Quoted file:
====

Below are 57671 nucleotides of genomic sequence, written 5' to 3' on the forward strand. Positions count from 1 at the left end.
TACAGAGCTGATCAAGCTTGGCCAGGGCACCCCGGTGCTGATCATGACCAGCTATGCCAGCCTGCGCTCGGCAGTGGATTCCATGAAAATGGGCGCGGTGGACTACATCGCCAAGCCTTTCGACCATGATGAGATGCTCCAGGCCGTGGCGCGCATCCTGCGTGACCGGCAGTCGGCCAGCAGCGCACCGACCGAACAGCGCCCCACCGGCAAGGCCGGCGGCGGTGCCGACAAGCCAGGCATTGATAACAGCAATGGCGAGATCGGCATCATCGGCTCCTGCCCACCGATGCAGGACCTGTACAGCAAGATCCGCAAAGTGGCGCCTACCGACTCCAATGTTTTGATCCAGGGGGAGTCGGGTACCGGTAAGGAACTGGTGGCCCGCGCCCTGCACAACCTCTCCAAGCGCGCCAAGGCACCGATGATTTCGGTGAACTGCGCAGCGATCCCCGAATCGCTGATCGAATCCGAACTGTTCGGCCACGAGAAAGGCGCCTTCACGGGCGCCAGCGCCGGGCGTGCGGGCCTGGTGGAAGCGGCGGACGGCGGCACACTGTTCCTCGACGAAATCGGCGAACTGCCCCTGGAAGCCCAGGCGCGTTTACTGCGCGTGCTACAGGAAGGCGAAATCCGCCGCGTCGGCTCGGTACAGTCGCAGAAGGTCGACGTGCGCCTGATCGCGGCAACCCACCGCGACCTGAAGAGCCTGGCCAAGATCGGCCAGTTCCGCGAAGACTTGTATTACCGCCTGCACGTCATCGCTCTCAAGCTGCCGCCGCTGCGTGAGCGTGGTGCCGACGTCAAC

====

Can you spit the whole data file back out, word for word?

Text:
Below are 57671 nucleotides of genomic sequence, written 5' to 3' on the forward strand. Positions count from 1 at the left end.
TACAGAGCTGATCAAGCTTGGCCAGGGCACCCCGGTGCTGATCATGACCAGCTATGCCAGCCTGCGCTCGGCAGTGGATTCCATGAAAATGGGCGCGGTGGACTACATCGCCAAGCCTTTCGACCATGATGAGATGCTCCAGGCCGTGGCGCGCATCCTGCGTGACCGGCAGTCGGCCAGCAGCGCACCGACCGAACAGCGCCCCACCGGCAAGGCCGGCGGCGGTGCCGACAAGCCAGGCATTGATAACAGCAATGGCGAGATCGGCATCATCGGCTCCTGCCCACCGATGCAGGACCTGTACAGCAAGATCCGCAAAGTGGCGCCTACCGACTCCAATGTTTTGATCCAGGGGGAGTCGGGTACCGGTAAGGAACTGGTGGCCCGCGCCCTGCACAACCTCTCCAAGCGCGCCAAGGCACCGATGATTTCGGTGAACTGCGCAGCGATCCCCGAATCGCTGATCGAATCCGAACTGTTCGGCCACGAGAAAGGCGCCTTCACGGGCGCCAGCGCCGGGCGTGCGGGCCTGGTGGAAGCGGCGGACGGCGGCACACTGTTCCTCGACGAAATCGGCGAACTGCCCCTGGAAGCCCAGGCGCGTTTACTGCGCGTGCTACAGGAAGGCGAAATCCGCCGCGTCGGCTCGGTACAGTCGCAGAAGGTCGACGTGCGCCTGATCGCGGCAACCCACCGCGACCTGAAGAGCCTGGCCAAGATCGGCCAGTTCCGCGAAGACTTGTATTACCGCCTGCACGTCATCGCTCTCAAGCTGCCGCCGCTGCGTGAGCGTGGTGCCGACGTCAAC